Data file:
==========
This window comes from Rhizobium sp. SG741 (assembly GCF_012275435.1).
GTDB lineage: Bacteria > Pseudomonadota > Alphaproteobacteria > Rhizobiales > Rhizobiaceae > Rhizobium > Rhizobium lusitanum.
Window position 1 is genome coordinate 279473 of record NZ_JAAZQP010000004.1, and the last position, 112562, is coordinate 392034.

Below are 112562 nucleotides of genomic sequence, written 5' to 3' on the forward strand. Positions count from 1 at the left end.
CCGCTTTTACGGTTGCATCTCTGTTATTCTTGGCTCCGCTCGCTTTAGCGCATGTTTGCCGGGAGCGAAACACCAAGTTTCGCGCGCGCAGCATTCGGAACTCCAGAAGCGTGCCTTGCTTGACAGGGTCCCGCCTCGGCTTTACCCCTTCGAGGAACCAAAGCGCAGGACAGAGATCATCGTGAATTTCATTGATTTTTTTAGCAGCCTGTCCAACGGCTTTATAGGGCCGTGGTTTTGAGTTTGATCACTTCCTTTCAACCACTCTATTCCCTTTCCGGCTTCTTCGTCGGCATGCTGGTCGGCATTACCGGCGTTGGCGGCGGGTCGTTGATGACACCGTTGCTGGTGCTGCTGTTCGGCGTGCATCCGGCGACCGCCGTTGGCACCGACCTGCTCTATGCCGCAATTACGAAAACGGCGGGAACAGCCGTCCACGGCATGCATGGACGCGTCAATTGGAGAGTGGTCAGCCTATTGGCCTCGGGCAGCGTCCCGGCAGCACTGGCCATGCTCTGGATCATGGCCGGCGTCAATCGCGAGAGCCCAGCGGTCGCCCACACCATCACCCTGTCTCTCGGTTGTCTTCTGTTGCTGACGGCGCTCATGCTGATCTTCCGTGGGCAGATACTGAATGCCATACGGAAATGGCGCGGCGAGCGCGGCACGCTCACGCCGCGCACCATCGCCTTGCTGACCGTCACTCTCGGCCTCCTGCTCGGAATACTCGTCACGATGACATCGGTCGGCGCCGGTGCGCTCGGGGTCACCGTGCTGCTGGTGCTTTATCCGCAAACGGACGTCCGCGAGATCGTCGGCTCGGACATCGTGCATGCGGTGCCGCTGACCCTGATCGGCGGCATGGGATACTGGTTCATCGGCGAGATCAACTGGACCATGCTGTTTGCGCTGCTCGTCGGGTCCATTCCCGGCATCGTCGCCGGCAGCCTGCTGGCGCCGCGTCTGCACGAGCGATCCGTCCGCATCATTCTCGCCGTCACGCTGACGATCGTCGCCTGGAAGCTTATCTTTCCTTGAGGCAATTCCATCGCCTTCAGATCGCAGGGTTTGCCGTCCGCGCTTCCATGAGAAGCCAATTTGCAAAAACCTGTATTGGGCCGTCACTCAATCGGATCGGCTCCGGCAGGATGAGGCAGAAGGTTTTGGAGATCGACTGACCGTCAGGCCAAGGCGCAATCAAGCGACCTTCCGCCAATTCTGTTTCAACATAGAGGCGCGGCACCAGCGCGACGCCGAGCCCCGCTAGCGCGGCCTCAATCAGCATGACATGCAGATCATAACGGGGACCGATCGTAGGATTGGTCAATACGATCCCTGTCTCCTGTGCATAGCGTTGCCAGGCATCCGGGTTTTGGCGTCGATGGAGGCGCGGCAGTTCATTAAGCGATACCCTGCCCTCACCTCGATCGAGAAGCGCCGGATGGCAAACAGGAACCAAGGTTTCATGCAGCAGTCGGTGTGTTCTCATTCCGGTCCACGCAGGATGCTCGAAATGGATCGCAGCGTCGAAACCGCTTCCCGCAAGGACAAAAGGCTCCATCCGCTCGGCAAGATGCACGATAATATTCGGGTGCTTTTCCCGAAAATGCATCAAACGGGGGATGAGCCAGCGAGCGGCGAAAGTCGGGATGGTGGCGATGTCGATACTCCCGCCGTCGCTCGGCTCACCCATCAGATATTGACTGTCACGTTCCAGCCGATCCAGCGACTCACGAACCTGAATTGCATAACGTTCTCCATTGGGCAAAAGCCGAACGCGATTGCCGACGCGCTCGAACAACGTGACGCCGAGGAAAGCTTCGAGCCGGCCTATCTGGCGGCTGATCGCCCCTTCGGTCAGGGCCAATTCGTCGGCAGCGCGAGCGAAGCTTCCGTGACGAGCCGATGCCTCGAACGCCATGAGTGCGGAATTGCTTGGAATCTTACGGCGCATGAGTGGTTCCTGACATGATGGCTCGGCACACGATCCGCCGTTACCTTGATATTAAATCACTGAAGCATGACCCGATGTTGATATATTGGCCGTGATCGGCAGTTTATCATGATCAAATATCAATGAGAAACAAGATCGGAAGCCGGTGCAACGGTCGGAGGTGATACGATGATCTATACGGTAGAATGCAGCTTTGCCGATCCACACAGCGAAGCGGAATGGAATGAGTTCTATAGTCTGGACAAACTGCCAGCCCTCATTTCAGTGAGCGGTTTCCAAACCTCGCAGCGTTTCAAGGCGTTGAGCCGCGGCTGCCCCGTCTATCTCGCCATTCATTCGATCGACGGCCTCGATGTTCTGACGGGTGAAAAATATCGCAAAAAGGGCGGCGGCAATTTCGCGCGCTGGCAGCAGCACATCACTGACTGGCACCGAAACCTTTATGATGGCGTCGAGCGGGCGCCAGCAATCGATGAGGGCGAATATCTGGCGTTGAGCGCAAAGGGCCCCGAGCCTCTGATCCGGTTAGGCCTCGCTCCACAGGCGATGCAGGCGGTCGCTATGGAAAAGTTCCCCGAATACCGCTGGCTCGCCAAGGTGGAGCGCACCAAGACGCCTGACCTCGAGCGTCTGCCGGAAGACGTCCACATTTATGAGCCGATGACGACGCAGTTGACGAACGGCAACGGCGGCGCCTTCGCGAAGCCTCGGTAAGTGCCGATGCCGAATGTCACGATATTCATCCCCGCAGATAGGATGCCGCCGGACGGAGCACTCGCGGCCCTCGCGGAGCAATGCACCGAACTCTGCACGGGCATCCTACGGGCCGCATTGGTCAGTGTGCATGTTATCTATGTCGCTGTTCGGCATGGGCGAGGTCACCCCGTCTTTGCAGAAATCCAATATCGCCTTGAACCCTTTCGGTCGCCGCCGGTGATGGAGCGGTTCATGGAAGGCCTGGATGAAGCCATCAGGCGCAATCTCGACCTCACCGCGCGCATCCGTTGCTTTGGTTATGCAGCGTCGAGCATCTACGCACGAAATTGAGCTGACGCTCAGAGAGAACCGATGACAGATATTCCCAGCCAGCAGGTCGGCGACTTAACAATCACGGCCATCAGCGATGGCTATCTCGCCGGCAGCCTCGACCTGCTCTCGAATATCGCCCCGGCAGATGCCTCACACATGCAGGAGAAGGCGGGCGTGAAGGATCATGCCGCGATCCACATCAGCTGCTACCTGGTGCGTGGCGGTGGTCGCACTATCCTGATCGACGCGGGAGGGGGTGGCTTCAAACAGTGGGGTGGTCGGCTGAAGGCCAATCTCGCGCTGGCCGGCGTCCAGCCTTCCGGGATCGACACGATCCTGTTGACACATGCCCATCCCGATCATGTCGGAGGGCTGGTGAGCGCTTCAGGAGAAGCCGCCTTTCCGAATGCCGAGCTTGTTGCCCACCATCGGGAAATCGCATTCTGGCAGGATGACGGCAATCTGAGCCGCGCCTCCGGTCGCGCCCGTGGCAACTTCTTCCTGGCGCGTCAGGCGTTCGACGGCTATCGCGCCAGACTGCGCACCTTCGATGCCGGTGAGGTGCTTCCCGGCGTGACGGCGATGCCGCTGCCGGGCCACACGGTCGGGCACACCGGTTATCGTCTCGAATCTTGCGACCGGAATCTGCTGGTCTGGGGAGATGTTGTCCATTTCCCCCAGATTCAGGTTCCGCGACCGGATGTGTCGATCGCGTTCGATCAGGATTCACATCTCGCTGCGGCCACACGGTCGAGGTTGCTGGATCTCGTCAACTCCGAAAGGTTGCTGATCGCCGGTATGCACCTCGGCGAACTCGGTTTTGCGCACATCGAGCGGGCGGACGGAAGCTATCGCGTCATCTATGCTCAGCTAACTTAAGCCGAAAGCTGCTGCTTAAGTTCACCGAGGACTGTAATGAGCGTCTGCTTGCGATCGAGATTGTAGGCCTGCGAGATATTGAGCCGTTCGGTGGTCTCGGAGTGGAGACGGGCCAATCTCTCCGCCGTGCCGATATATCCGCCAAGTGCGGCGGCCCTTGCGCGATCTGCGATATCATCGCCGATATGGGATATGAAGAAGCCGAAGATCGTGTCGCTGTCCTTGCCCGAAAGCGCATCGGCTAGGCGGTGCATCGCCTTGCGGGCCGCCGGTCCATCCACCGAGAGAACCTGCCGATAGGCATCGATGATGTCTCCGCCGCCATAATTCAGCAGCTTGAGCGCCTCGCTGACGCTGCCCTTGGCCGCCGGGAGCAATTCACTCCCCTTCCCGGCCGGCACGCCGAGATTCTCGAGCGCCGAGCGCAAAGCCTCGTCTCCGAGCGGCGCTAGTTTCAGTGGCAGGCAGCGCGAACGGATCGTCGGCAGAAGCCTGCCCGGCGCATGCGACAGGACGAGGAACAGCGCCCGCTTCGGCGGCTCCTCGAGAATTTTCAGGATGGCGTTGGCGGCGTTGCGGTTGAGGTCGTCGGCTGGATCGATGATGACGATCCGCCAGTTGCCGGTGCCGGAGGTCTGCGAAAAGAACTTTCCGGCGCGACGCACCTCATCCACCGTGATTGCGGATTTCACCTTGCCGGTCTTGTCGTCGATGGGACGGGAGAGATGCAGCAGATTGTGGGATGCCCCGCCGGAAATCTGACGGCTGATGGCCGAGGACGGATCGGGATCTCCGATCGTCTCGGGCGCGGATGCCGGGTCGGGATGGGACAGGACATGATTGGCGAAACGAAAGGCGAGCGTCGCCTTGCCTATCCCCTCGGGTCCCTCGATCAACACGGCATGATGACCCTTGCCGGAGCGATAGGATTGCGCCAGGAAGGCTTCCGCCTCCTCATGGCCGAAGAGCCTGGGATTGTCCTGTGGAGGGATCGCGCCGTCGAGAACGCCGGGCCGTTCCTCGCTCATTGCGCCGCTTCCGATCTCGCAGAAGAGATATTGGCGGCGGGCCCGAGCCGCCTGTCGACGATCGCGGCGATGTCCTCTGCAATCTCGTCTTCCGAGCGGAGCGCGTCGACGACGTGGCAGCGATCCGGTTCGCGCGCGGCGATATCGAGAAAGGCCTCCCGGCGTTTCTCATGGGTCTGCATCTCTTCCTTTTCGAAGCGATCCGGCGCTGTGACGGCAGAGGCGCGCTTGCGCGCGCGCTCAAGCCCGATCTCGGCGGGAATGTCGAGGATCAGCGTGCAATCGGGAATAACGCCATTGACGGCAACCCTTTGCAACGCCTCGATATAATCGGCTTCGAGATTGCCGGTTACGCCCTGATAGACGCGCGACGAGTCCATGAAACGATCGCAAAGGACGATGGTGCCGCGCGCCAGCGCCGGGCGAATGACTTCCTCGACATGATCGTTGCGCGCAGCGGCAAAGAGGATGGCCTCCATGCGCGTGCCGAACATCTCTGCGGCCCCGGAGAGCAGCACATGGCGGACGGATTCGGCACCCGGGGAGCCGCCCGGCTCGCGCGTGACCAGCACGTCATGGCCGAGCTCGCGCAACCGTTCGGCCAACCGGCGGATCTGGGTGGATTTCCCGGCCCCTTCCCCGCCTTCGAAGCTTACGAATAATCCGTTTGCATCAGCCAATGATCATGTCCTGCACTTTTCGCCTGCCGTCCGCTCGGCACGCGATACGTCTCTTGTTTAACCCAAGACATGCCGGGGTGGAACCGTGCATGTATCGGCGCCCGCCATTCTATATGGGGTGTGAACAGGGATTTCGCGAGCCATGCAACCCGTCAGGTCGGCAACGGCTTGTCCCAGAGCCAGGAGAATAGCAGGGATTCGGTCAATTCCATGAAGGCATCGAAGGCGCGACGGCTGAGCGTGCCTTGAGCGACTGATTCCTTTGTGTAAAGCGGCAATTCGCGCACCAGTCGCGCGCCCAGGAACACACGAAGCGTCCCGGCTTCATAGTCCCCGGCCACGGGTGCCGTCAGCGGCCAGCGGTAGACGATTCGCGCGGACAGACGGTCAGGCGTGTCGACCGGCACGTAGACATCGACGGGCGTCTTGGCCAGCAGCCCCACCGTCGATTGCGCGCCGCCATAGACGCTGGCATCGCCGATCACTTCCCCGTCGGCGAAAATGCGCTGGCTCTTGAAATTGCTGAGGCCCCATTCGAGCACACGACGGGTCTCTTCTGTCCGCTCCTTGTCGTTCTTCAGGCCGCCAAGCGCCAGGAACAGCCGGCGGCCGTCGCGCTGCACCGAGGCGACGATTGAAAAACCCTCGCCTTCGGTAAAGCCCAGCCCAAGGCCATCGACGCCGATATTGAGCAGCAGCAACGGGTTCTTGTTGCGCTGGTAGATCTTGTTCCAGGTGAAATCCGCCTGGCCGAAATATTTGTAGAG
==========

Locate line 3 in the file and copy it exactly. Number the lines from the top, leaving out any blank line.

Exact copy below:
Window position 1 is genome coordinate 279473 of record NZ_JAAZQP010000004.1, and the last position, 112562, is coordinate 392034.